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BUTTERFLIES | BUTTERFLY GARDENING | PBUTTERFLY HABITATS

Butterfly-friendly Gardens

With a little planning you can easily attract butterflies to your backyard. All you need to do is provide a some plants on which the caterpillars can feed and flowers from which the adults can gather nectar. Not only will this attract butterflies for your own enjoyment, but it will also help the butterfly flourish.

Your first step should be to find out which butterflies are in your area. You can do this by spending some time outdoors with your field guide to see which species are around. Check here to determine which butterflies are common to your state.

Select a warm, sunny site sheltered from high winds. Butterflies need sun to keep warm, and most of the nectar-rich plants they sip from— black-eyed Susan (Rudbeckia), aster, joe-pye weed (Eupatorium), gay-feather (Liatris), butterfly bush (Buddlea), purple coneflower (Echinacea), butterfly weed (Asclepias) and coreopsis— grow best in full sun.

Grow lots of nectar producing plants

Grow plants upon which adult butterflies lay their eggs and caterpillars (the larval stage of butterflies) dine. Each type of butterfly searches for specific plant species among weeds, vegetables, perennials, shrubs and trees. Most caterpillars feed on leaves.

Keep a mud puddle nearby

Maintain a mud puddle or a patch of moist sand in the garden. You can fill a bowl with wet sand and sink it to ground level. Arrange some flat stones near flowers and at the edge of the puddle for butterflies to bask on and heat up their wing muscles.

Good nectar plants

Different species of butterflies have different preferences of nectar, in both colors and tastes. A wide variety of food plants will give the greatest diversity of visitors. Try staggering wild and cultivated plants, as well as blooming times of the day and year. Groups of the same plants will be easier for butterflies to see than singly planted flowers.

Monarch butterfly

What's the difference between a moth and butterfly?

Not much. There are some morphological differences between butterflies and moths. There are plenty of exceptions which break these 'rules', but in general there are five five differences:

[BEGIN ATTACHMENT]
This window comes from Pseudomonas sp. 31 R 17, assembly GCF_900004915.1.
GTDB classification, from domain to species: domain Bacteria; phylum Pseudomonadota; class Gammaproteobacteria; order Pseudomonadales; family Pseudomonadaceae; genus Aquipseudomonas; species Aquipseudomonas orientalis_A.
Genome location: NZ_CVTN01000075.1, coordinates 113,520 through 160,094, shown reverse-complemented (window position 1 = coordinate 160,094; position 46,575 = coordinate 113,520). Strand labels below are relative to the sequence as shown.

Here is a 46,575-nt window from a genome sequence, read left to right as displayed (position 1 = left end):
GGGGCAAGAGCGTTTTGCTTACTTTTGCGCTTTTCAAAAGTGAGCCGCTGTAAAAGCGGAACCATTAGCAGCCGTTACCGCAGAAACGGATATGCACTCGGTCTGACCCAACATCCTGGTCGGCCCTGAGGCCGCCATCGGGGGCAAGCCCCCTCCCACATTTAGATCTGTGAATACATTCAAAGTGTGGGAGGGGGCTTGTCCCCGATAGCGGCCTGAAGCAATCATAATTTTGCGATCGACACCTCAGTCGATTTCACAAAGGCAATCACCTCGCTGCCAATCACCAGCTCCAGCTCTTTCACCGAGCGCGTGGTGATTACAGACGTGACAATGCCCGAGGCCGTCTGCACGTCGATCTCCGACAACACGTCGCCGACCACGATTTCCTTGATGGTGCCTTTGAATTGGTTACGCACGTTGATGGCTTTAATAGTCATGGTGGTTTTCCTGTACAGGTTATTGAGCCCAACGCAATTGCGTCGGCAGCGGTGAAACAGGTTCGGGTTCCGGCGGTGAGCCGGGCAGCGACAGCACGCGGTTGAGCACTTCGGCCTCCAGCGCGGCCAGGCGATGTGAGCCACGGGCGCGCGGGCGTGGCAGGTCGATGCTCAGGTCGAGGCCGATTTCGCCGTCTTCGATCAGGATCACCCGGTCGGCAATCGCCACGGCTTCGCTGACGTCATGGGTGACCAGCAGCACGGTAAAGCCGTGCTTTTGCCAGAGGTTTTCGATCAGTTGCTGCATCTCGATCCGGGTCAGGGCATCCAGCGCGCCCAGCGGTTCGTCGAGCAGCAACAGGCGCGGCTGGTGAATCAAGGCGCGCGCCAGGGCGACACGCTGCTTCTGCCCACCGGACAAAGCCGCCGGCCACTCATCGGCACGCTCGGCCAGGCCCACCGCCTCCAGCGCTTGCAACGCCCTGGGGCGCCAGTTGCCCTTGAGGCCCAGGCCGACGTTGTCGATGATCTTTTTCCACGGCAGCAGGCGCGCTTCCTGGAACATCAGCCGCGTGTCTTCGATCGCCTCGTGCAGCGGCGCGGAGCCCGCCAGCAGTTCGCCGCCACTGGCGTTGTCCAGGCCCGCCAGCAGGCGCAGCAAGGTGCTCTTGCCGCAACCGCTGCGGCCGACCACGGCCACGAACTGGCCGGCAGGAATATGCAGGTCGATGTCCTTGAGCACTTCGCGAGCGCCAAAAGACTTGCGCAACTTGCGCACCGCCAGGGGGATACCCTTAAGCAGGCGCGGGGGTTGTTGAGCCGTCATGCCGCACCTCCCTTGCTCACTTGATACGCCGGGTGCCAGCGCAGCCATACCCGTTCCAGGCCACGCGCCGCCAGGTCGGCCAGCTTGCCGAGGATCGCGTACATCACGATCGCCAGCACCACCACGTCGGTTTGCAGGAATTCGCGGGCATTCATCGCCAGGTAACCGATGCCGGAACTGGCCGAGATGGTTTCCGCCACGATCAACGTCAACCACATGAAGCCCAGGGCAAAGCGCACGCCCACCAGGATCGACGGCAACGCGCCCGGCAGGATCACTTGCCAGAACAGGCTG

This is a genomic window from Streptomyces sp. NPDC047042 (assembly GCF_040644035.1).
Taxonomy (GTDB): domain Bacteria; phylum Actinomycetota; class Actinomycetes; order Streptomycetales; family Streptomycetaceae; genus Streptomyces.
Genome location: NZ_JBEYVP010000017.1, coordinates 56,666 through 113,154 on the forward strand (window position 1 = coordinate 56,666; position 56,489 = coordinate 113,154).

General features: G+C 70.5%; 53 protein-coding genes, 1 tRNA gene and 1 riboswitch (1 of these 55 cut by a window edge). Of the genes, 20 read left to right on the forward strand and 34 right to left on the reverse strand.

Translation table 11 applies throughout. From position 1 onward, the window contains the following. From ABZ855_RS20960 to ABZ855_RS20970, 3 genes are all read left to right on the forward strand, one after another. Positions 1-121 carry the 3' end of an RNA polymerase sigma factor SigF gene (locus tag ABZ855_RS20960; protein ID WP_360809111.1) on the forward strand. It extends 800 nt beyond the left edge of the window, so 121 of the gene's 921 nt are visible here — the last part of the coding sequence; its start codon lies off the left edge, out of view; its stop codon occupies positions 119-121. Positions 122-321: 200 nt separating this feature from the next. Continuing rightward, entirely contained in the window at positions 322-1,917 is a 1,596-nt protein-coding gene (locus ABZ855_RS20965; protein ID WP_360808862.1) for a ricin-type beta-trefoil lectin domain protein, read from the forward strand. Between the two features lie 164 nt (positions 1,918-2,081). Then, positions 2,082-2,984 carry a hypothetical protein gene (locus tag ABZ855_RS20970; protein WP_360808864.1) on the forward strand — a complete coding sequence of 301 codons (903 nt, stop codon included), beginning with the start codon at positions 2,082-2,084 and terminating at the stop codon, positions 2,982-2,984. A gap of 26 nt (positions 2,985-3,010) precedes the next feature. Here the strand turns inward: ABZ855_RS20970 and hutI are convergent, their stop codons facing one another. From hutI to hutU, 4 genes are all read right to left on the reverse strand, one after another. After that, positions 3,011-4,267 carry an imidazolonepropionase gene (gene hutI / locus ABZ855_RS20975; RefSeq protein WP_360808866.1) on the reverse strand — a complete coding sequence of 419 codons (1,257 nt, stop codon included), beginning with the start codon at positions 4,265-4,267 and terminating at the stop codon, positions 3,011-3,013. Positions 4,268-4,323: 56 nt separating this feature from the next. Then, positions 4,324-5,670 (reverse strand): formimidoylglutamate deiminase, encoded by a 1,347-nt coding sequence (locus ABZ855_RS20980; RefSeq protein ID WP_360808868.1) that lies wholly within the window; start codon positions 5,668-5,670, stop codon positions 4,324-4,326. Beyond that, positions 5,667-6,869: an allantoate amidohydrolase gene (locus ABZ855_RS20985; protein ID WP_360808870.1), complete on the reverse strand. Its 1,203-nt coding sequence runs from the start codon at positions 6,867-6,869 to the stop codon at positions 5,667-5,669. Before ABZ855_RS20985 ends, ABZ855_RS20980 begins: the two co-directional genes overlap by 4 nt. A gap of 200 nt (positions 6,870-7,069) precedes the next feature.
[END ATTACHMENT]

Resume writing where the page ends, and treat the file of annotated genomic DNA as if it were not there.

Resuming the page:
1. Butterflies have always knobbed antennae, the antennae of moths are quite variable but never knobbed

  2. Butterflies fly during the day, moths fly during the night

  3. Butterflies rest with their wings vertically clapped above their bodies, moths rest with their wings horizontally on their bodies

  4. Butterflies do have less hairy bodies in comparison with moths

  5. Butterflies do not have tiny hooks or bristles which link fore wing to hind wing as in mothscabbage moth butterfly

Only point five doesn't know any exception, but the hooks are often too tiny to see without a magnifying lens.

In contrast with butterflies most moths do not have a functional proboscis (snout-like tube for sucking nectar from plants). Those moths live off one's fat reserves, obtained during the larval stage.

Plants that butterflies love

Different species of butterflies have different preferences of nectar, in both colors and tastes. A wide variety of food plants will give the greatest diversity of visitors. Try staggering wild and cultivated plants, as well as blooming times of the day and year. Groups of the same plants will be easier for butterflies to see than singly planted flowers.

Read more about which plants to plant to attract more butterflys to your landscape...

The butterfly life cycle

A butterfly goes through a complete transformation that is truly amazing from tiny egg to a large butterfly.

Read more about which plants to plant to attract more butterflys to your landscape...